Although he claimed that he was waiting to find the right talent, it is likely that Gottlieb did not want to break up the monopoly the Harlem Globetrotters had on premier Black players, since they continued to be the main gate attraction when they played before select NBA games; for Gottlieb, the gate mattered above all. Jackie Moore was the first African American to play for the Warriors, in 1955, before the Philadelphia Phillies integrated in 1957, but Gottlieb also had bigger plans.

As an influential member of the NBA rules committee, he came up with the idea of the territorial draft, and it benefited the Warriors greatly. It was a rule designed to give a team the opportunity to claim a local high-school or college player. That was how the Warriors were able to sign Overbrook High School talent Wilt Chamberlain in 1959. Although they had to wait for him for three years, including time at the University of Kansas and a tour with the Harlem Globetrotters before he became a Warrior, he was the superstar Gottlieb was waiting for, who changed the game of basketball with his extraordinary skills and magnificent style and made the Warriors highly competitive.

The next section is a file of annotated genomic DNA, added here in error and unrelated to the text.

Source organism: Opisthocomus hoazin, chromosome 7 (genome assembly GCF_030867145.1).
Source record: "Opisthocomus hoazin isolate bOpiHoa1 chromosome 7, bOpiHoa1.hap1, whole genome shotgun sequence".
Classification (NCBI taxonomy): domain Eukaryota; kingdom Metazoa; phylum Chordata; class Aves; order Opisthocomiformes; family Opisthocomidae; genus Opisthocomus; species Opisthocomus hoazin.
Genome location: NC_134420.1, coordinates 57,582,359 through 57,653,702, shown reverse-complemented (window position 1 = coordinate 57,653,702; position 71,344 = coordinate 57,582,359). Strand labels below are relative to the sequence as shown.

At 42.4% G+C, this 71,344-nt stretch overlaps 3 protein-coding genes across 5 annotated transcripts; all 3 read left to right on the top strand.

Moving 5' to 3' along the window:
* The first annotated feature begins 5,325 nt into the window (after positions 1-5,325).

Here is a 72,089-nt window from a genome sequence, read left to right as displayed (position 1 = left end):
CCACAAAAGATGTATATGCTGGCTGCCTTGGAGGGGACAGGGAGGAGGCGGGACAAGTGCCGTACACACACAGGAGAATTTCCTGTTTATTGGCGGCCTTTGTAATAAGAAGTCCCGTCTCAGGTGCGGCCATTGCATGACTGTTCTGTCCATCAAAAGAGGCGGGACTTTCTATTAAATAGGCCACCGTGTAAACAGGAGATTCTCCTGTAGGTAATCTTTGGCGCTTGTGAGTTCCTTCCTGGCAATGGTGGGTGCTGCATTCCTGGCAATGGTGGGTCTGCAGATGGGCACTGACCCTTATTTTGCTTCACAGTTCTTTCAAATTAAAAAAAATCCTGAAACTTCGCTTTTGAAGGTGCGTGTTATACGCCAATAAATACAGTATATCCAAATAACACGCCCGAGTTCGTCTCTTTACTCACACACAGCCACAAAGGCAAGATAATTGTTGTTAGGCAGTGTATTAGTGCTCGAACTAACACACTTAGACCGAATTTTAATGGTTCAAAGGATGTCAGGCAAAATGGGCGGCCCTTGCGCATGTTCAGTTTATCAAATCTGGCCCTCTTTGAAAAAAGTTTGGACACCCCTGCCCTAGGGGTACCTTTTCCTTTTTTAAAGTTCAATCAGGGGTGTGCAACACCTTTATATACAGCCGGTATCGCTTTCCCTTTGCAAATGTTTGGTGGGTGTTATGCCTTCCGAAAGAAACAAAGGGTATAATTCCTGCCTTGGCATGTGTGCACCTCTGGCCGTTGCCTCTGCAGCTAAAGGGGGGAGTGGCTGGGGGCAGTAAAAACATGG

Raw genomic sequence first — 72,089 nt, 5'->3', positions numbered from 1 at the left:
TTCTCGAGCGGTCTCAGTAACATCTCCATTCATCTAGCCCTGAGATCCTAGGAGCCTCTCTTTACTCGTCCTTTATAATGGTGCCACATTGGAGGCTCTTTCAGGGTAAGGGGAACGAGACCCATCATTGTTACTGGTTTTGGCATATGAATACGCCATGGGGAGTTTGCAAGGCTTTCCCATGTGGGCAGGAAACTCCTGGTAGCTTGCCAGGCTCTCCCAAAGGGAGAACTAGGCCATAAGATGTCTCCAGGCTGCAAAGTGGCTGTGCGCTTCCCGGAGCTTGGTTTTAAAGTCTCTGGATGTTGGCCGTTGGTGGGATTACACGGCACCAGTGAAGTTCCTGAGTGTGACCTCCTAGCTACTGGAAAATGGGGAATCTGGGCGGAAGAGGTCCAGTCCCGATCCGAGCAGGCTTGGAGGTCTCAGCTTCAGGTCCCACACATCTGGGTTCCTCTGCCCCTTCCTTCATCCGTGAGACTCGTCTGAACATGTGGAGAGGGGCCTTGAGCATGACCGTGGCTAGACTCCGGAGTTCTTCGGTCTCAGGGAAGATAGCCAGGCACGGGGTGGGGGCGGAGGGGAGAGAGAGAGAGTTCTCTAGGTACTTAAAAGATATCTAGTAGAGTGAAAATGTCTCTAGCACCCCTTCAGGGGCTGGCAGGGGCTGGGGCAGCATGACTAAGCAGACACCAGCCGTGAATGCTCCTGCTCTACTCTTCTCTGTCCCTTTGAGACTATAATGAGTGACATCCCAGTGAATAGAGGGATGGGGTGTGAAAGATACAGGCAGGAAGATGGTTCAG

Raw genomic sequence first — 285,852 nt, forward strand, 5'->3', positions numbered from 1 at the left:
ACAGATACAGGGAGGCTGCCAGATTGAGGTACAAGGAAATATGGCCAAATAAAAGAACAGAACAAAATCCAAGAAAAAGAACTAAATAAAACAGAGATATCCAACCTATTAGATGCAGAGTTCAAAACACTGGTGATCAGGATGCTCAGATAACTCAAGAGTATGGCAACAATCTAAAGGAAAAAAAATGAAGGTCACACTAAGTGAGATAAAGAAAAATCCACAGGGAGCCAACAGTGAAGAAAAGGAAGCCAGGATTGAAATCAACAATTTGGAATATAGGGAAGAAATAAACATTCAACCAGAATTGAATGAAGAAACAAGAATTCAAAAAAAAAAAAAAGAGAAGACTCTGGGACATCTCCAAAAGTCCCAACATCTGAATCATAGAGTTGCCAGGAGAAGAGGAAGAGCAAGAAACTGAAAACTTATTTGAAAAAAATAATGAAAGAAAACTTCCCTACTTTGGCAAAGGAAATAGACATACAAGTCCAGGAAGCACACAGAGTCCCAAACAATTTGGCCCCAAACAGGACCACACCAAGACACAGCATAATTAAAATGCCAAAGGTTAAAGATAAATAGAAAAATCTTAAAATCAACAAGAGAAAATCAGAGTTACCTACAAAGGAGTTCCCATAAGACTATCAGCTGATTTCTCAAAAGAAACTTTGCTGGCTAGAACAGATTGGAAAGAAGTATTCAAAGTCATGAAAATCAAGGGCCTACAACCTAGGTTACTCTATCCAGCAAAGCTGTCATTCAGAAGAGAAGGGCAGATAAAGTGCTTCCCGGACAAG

In 1962 Gottlieb sold the Warriors to a company in San Francisco, though he continued to work for the team as general manager until 1964. He remained involved in the business side of the NBA, primarily as schedule maker and as a major influence on the Rules Committee, up until his death in December 1979.

Gottlieb’s whole life was sports, and his closest friends were basketball associates, including Harvey Pollack and Dave Zinkoff. He never married and left no descendants. He lived most of his life with his mother and his developmentally disabled sister and cared for both until their deaths. The family was active in the Jewish community, and Gottlieb contributed generously to Jewish institutions. He is buried in Har Nebo cemetery in northeast Philadelphia.36



Rich Westcott wrote the definitive biography of Eddie Gottlieb, The Mogul: Eddie Gottlieb, Philadelphia Sports Legend and Pro Basketball Pioneer (Philadelphia: Temple University Press, 2008).

Also see Douglas Stark, The SPHAs: The Life and Times of Basketball’s Greatest Jewish Team (Philadelphia: Temple University Press, 2011), which details Gottlieb’s role with his team, and Rebecca Alpert, Out of Left Field: Jews and Black Baseball (New York: Oxford University Press, 2011), which describes Gottlieb’s role in the Negro Leagues. This article is adapted from that work.